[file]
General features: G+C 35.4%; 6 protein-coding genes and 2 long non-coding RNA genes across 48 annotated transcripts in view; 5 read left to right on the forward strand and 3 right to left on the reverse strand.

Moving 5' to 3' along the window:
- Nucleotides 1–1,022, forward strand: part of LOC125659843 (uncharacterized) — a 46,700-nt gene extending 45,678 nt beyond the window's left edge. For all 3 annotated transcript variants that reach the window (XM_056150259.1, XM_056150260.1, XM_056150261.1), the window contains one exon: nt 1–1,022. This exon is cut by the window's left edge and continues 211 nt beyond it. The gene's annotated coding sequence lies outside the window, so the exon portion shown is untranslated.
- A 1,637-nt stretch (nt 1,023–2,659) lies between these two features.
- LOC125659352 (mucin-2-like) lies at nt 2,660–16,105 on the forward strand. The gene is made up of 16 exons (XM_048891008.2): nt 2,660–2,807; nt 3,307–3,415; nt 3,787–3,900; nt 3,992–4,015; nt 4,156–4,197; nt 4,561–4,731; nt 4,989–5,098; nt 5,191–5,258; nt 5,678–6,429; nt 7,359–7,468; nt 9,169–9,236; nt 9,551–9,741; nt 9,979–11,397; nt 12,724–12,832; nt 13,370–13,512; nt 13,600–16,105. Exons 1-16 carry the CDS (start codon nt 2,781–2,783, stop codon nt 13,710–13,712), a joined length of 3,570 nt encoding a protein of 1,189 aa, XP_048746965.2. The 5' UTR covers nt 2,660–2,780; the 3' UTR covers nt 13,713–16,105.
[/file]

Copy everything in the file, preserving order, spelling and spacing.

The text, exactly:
General features: G+C 35.4%; 6 protein-coding genes and 2 long non-coding RNA genes across 48 annotated transcripts in view; 5 read left to right on the forward strand and 3 right to left on the reverse strand.

Moving 5' to 3' along the window:
- Nucleotides 1–1,022, forward strand: part of LOC125659843 (uncharacterized) — a 46,700-nt gene extending 45,678 nt beyond the window's left edge. For all 3 annotated transcript variants that reach the window (XM_056150259.1, XM_056150260.1, XM_056150261.1), the window contains one exon: nt 1–1,022. This exon is cut by the window's left edge and continues 211 nt beyond it. The gene's annotated coding sequence lies outside the window, so the exon portion shown is untranslated.
- A 1,637-nt stretch (nt 1,023–2,659) lies between these two features.
- LOC125659352 (mucin-2-like) lies at nt 2,660–16,105 on the forward strand. The gene is made up of 16 exons (XM_048891008.2): nt 2,660–2,807; nt 3,307–3,415; nt 3,787–3,900; nt 3,992–4,015; nt 4,156–4,197; nt 4,561–4,731; nt 4,989–5,098; nt 5,191–5,258; nt 5,678–6,429; nt 7,359–7,468; nt 9,169–9,236; nt 9,551–9,741; nt 9,979–11,397; nt 12,724–12,832; nt 13,370–13,512; nt 13,600–16,105. Exons 1-16 carry the CDS (start codon nt 2,781–2,783, stop codon nt 13,710–13,712), a joined length of 3,570 nt encoding a protein of 1,189 aa, XP_048746965.2. The 5' UTR covers nt 2,660–2,780; the 3' UTR covers nt 13,713–16,105.